Sasha, arbitrariness is not a part of Peircean Semiotics. The *arbitrary*
sign belongs not to Semiotics, but to Semiology, that line of thinking from
Saussure through Levi-Strauss up to Derrida, i.e., structuralism. The point
is that for Peirce every sign is a material thing and not an "ideal" at
all. A sign is something which mediates between an object and an
"interpretant", i.e., a thing which is affected by the other thing. In the
first place Peirce has in mind perfectly ordinary material interactions.
Symbols arrive on the scene only much later. Peirce simply takes
communication as the primary category of existence rather than Being. He
does not have things which later on may signal each other, but rather
signals which may thereby constitute objects. An excellent approach to
understanding activity, IMO.
At 04:55 AM 2/12/2006 +0300, you wrote:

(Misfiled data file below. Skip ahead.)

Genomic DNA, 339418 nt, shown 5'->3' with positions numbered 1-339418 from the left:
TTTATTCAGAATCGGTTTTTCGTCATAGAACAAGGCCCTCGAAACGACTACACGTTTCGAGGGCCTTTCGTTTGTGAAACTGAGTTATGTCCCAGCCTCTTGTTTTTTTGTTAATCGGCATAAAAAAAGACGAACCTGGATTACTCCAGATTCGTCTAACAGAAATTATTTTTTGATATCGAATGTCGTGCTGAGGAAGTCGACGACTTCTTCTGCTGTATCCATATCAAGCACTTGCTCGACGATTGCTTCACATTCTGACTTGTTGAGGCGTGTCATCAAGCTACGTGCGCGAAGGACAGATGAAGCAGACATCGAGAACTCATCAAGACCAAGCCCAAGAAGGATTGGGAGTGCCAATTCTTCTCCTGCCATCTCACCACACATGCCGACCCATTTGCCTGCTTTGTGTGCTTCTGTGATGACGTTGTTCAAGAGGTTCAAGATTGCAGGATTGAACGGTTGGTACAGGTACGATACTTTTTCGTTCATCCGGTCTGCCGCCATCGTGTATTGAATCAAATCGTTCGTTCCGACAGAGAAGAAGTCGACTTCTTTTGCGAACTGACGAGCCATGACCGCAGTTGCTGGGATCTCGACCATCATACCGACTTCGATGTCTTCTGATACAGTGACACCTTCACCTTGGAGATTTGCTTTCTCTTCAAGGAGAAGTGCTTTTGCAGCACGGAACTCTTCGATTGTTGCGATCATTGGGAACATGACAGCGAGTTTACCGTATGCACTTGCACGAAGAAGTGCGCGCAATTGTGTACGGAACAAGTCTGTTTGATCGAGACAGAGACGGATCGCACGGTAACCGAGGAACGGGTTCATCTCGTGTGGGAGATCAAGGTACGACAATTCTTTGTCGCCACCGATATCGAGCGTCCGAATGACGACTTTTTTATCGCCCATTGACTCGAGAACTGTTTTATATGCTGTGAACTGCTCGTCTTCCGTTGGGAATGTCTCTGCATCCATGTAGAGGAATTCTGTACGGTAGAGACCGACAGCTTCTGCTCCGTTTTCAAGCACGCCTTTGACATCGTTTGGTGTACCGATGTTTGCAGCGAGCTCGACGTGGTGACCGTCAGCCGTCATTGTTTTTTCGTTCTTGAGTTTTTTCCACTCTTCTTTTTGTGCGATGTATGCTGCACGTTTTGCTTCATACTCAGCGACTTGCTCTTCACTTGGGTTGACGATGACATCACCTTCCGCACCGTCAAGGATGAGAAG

>... If you omit the term "semiotic" and mention only "artifact mediation"
>agree without any objections.
>But in this combination I can hardly agree with you. Point is that just
>Pavlov with his fundamental concepts of unconditioned and conditioned
>reflexes, as well as the idea of speech as the Second Signal System
>("Second" because the "First" one - the system of natural reflexes - is also
>a "Signal System") based on ideology of arbitrary signs (signals), on
>ideology of semiosis. (Look it in detail in Nikolai Bernstein). ...
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